HMS Termagant (1796)

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Royal Navy EnsignUK
Name: HMS Termagant
Ordered: 24 January 1795
Builder: John Dudman, Deptford
Laid down: May 1795
Launched: 23 April 1796
Honours and
Naval General Service Medal with clasp "Egypt"[1]
Fate: Sold for breaking up on 3 February 1819
General characteristics [2]
Class and type:
Tons burthen: 427394 (bm)
  • 110 ft 2 in (33.58 m) (gundeck)
  • 90 ft 8 12 in (27.648 m) (keel)
Beam: 29 ft 9 in (9.07 m)
Depth of hold: 8 ft 6 in (2.59 m)
Sail plan: Full rigged ship
Complement: 121
  • As built
  • Gundeck: 18 ×  6-pounder guns
  • QD: 6 ×  12-pounder carronades
  • Fc: 2 ×  12-pounder carronades
  • After rearmament
  • Gundeck: 18 ×  32-pounder carronades
  • QD: 6 ×  12-pounder carronades
  • Fc: 2 ×  12-pounder carronades + 2 ×  6-pounder guns

HMS Termagant was an 18-gun sloop of the Royal Navy. She was launched in 1796 and performed convoy duty during the French Revolutionary Wars, shuttling between The Nore and Riga under Commander David Lloyd in mid-1797 in the company of HMS Clyde.[3]

On 1 September 1800, Termangant, Captain Skipsey, captured the French Navy polacca Capricieuse some 30 leagues west of Corsica after a two-hour chase. Capricieuse was armed with six guns and had a crew of 68 men under the command of enseigne de vaisseau Gandserrand. She was three days out of Toulon and was sailing to Egypt with 350 stand of arms, shot, a French general, and a Chef de Bataillon. She was also carrying dispatches, which however she was able to destroy before the British boarded her.[4][Note 1]

Three days later and some 10 leagues away, Termagant captured the privateer General Holtz, of two guns and 26 men. Skipsey scuttled and sank the privateer.[4]

On 12 January 1801, Termagant, Captain Skipsey, and Port Mahon, Captain Buchanan, captured the French Navy's half-xebec Guerrier. Guerrier was sailing from Toulon to Alexandria, Egypt, with a cargo of arms and ammunition.[6][Note 2]

Because Termagant served in the navy's Egyptian campaign (8 March to 2 September 1801), her officers and crew qualified for the clasp "Egypt" to the Naval General Service Medal that the Admiralty authorized in 1850 to all surviving claimants.[Note 3]

In May 1812, Termagant, Captain Gawen William Rowan-Hamilton, Hyacinth, and Basilisk, supported Spanish guerrillas on the coast of Grenada. Termangant destroyed the castle at Nerja on 20 May. The British squadron then supported a guerrilla offensive against Almuñécar. On 24 May with Hyacinth and Basilisk, Termagant took a French privateer of two guns and 30 or 40 men under the castle. The British squadron bombarded the castle, breaching the walls. The French then retreated to Grenada.[9] Termagant's only casualty was one man wounded.[10] Prize money for the "capture of a brass gun and the destruction of a French privateer, name unknown" was payable in March 1836.[Note 4]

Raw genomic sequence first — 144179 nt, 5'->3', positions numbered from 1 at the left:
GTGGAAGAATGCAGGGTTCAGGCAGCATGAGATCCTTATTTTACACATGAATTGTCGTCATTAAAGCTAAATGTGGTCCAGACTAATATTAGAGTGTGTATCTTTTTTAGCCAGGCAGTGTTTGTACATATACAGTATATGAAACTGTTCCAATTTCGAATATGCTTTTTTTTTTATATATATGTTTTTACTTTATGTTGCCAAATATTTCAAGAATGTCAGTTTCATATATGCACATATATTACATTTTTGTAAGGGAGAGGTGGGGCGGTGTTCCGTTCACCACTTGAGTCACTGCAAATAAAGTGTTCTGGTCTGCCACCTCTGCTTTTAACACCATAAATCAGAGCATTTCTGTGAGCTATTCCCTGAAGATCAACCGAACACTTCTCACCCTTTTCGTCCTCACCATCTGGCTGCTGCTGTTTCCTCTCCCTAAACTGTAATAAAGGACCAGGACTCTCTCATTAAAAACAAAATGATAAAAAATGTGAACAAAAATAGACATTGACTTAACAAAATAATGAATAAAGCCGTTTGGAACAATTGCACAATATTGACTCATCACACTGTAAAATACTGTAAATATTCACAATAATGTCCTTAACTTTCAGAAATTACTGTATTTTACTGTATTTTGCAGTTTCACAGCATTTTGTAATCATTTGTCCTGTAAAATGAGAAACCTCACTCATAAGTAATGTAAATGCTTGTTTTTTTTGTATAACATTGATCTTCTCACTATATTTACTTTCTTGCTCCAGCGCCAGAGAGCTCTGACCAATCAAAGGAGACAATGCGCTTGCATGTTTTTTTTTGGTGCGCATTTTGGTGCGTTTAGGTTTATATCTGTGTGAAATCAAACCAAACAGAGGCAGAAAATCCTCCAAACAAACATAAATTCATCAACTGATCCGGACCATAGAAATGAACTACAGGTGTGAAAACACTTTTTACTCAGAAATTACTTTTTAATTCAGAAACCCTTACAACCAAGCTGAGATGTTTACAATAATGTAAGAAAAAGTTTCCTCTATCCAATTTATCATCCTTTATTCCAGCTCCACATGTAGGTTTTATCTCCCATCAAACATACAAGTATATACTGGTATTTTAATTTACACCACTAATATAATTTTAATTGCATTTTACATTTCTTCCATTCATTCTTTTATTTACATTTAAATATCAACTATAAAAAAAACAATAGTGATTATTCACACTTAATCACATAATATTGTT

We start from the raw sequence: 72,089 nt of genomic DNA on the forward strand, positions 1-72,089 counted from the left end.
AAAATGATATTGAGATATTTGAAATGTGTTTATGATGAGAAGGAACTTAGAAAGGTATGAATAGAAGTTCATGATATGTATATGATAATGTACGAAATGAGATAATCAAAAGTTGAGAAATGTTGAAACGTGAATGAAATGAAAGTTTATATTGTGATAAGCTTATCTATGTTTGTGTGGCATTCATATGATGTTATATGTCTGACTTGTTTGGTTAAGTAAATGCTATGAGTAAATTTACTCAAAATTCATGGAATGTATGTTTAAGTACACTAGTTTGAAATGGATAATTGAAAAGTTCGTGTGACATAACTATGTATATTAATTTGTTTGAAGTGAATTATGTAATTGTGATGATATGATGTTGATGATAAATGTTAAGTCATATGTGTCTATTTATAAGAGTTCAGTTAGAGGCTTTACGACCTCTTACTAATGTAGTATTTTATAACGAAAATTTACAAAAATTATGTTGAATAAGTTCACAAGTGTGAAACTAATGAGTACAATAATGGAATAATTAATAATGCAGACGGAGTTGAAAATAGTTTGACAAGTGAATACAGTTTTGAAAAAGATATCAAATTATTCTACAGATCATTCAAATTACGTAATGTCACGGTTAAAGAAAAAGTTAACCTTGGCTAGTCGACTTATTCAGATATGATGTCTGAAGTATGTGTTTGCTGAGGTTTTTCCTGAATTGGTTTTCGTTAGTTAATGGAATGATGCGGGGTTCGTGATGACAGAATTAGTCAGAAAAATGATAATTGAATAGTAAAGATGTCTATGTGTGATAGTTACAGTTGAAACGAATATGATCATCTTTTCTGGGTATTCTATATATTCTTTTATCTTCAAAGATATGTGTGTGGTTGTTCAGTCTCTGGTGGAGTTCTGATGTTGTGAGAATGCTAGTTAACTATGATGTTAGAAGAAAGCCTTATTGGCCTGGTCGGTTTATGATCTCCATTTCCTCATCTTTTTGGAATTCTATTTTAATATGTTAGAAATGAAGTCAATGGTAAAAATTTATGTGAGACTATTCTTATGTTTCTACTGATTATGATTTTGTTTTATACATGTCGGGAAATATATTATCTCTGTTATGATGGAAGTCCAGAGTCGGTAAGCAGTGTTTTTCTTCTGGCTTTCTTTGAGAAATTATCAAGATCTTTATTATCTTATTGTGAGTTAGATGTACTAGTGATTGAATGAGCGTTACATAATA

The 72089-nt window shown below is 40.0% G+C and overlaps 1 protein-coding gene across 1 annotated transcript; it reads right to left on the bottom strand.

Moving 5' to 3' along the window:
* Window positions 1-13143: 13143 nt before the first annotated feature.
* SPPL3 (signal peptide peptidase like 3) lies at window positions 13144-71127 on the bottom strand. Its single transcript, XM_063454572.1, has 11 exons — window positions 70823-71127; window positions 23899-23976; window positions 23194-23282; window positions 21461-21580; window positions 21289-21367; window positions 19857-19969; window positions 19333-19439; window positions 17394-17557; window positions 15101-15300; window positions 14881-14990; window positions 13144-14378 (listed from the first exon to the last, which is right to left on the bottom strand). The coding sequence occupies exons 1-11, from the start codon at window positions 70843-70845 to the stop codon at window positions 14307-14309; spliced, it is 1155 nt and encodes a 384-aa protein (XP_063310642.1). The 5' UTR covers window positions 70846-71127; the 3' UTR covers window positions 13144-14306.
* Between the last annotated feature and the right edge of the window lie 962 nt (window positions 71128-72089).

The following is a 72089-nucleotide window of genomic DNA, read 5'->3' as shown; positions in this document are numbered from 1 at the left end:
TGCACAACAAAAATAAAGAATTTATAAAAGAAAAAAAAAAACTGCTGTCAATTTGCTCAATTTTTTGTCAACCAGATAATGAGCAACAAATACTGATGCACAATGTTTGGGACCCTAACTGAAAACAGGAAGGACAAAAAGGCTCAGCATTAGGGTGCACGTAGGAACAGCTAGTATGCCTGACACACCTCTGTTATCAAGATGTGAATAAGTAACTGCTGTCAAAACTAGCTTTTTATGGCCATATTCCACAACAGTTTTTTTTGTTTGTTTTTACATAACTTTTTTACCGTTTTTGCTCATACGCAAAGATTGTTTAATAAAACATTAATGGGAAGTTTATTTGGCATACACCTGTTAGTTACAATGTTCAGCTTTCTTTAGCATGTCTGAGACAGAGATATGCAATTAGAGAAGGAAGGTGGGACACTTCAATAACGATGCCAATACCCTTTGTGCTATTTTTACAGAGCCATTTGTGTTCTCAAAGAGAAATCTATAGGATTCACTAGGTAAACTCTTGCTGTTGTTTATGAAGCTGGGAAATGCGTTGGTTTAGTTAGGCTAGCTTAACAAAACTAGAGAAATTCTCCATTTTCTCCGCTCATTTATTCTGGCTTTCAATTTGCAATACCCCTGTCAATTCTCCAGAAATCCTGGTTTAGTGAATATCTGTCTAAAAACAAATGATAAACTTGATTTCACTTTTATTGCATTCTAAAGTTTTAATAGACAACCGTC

Termagant was sold out of service in 1819.

Notes, citations, and references[edit]

  1. ^ Capricieuse was the tartane or aviso Caramagnole, launched at Toulon in July 1793 and renamed Capricieuse on 30 May 1795. She had originally been armed with two 12-pounder and two 6-pounder guns, and had an official complement of 35 men.[5]
  2. ^ French records indicate that Toulon Dockyard had built the 4-gun Guerrier in 1800, and that she was commissioned there on 23 September 1800.[5] When captured she was in the Eastern Mediterranean and under the command of enseigne de vaisseau Vallat.[7]
  3. ^ A first-class share of the prize money awarded in April 1823 was worth £34 2s 4d; a fifth-class share, that of a seaman, was worth 3s 11½d. The amount was small as the total had to be shared between 79 vessels and the entire army contingent.[8]
  4. ^ A first-class share was worth £23 18s 6d; a sixth-class share, that of an ordinary seaman, was worth 5s 7½d.[11]
  1. ^ "No. 21077". The London Gazette. 15 March 1850. pp. 791–792.
  2. ^ Winfield. British Warships in the Age of Sail 1793–1817. p. 236.
  3. ^ Barney, John. "North Sea and Baltic Convoy 1793-1814: As Experienced by Merchant Masters Employed by Michael Henley and Son". Mariner's Mirror. 95 (4). doi:10.1080/00253359.2009.10657115.
  4. ^ a b "No. 15304". The London Gazette. 21 October 1800. p. 1206.
  5. ^ a b Winfield and Roberts (2015 p. 296.
  6. ^ "No. 15358". The London Gazette. 25 April 1801. p. 447.
  7. ^ Fonds Marine, p.246.
  8. ^ "No. 17915". The London Gazette. 3 April 1823. p. 633.
  9. ^ James (1837), Vol. 6, pp.63-4.
  10. ^ "No. 16619". The London Gazette. 30 June 1812. p. 1279.
  11. ^ "No. 19362". The London Gazette. 4 March 1836. p. 435.
  • Fonds Marine. Campagnes (opérations; divisions et stations navales; missions diverses). Inventaire de la sous-série Marine BB4. Tome premier : BB4 1 à 209 (1790-1804) [1]
  • Fonds Marine. Campagnes (opérations
  • Winfield, Rif (2008). British Warships in the Age of Sail 1793–1817: Design, Construction, Careers and Fates. London: Seaforth. ISBN 978-1-84415-717-4.
  • Winfield, Rif & Stephen S Roberts (2015) French Warships in the Age of Sail 1786 - 1861: Design Construction, Careers and Fates. (Seaforth Publishing). ISBN 9781848322042